The age dense urban living is gone

The industrial revolution brought about the need for skyscrapers and densely packed city centers. Mega companies were forming which needed armies of administrators and it only made sense to set up shop in city centers. It was efficient for different departments to be able to commute floor to floor rather than across a large industrial campus. Commutes were kept short as white collar workers lived in high rise residential developments on the fringes of the business districts.

High urban density made perfect sense last century. Does it make sense now though?

The creation of the fax machine was actually the first development that really undercut the need for dense, urban business centers. For those who lived in the 80s, we all remember how city centers were busy hives crawling with bicycle and even walking couriers. It was essential for businesses to send documents from building to building in a timely manner and in a dense downtown this made it relatively easy. With the invention of the fax machine, a document could now be sent across the world in minutes, never mind across a city.

Another essential advantage of downtowns was the ability for tight networking. Business lunches were an integral part of enterprise and communications within and and between companies. While not as socially appealing as a luncheon, the internet has provided an alternative to meeting in person and due to the COVID-19 pandemic, businesses have become accustomed to digital rather than in person meetings.

With essentially every family now having at least one personal automobile, the need for an employee to live in close proximity to their workplace is gone. Why lose hours of personal time per week jammed onto a public transit system when you can have a quiet and comfortable commute where you can plan your day? COVID-19 comes into play here again as well. While businesses have been operating again, transit remains nearly empty as few people have an appetite for spending time in close quarters with strangers. The same applies to elevators.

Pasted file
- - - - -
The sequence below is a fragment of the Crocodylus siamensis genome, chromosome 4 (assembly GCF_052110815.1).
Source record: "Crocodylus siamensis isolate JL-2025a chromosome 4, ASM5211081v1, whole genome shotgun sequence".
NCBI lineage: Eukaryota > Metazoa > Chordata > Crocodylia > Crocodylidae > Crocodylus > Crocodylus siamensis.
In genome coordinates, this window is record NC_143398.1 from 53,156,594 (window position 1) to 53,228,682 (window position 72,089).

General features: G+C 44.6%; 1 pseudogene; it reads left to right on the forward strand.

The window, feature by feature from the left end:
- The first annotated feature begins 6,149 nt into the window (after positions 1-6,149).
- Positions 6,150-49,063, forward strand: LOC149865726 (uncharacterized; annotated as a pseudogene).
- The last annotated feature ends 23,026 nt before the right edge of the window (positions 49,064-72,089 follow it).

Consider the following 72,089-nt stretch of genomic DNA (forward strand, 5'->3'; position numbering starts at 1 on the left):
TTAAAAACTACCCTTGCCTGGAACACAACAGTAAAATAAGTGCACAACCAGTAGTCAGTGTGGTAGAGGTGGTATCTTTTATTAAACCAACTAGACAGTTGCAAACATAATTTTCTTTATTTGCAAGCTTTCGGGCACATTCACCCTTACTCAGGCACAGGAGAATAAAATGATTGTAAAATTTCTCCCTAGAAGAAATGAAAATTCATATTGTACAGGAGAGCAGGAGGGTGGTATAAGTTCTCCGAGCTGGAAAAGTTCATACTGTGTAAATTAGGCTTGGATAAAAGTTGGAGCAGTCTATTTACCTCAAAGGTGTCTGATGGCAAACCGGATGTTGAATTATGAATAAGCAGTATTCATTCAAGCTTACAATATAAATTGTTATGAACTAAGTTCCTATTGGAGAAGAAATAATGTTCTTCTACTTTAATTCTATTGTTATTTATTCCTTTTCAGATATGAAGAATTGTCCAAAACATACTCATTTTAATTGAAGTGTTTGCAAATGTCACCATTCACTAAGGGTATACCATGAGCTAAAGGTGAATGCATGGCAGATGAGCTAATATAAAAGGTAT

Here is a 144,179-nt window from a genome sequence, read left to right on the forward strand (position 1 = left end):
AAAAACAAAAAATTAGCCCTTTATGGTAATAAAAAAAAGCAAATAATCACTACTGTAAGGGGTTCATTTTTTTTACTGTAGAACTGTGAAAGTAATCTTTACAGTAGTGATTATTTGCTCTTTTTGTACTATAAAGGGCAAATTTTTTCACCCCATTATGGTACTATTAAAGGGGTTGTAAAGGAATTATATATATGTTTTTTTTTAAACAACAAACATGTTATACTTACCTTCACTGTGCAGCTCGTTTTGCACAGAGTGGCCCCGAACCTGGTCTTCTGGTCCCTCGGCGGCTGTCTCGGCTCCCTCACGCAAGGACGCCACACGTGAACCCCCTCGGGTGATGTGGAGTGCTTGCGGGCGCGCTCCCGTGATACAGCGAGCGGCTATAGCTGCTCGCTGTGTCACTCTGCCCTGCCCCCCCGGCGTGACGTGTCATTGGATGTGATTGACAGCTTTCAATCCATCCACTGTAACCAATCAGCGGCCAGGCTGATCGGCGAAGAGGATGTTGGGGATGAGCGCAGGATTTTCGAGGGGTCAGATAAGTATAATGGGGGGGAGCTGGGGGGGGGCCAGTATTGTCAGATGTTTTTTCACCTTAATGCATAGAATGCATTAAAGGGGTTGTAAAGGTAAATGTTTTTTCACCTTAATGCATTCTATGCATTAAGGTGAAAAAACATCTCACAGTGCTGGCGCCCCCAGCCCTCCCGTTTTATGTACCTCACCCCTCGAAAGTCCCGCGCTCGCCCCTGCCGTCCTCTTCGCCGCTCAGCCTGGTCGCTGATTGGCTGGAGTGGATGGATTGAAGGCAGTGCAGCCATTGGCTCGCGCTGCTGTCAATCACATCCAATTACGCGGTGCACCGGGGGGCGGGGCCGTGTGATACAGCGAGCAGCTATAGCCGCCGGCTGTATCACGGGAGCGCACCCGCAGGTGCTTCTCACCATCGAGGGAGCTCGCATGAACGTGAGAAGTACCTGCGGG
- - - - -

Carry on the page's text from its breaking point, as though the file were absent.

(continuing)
Families have lived within the urban centers for decades simply because they had no choice. When given the option, the vast majority of families will choose to live in the suburbs where they can raise their kids on quiet streets with their own yard and away from the dense traffic and aggressive homeless people in the city core. Businesses have been responding to this demand by developing suburban business centers which gives them a strong edge when recruiting employees. Quarry Park in Calgary was drawing enterprise out of Calgary’s core well before the energy price collapse and the pandemic.

Calgary’s downtown is well over 30 percent vacant and that number is expected to grow. Other cities are experiencing similar trends as the economy contracts, dense living appears unhealthy and a new age of home offices has exploded.

Urban density has turned into something of an immutable orthodoxy for many urban planners and municipal politicians. With an almost cult-like fervor, they use every tool they can to try and force a square peg into a round hole in fighting a consumer exodus from dense, inner city living. The density zealots are losing this war but they are creating some very dysfunctional cities in battling the will of citizens. Satellite communities outside of large cities are booming as citizens and businesses flee increasingly intrusive and ideological city councils.

The era of the crowded downtown skyscrapers is done. We need to focus urban planning based on the reality of continued outward growth while trying to find creative ways to make use of decaying downtowns.

Voters in municipal elections need to flush the dinosaurs from their city councils as soon as possible. There can be no reasoning with politicians and administrators who feel that raising business taxes and hiking parking rates while jamming roads with bicycle lanes is a way to stem the outward flow of the population. These ideologues need to be replaced en masse.

Calgary and Edmonton will have that opportunity in a year. They can’t afford another four years of urban planning based on a model from the last century.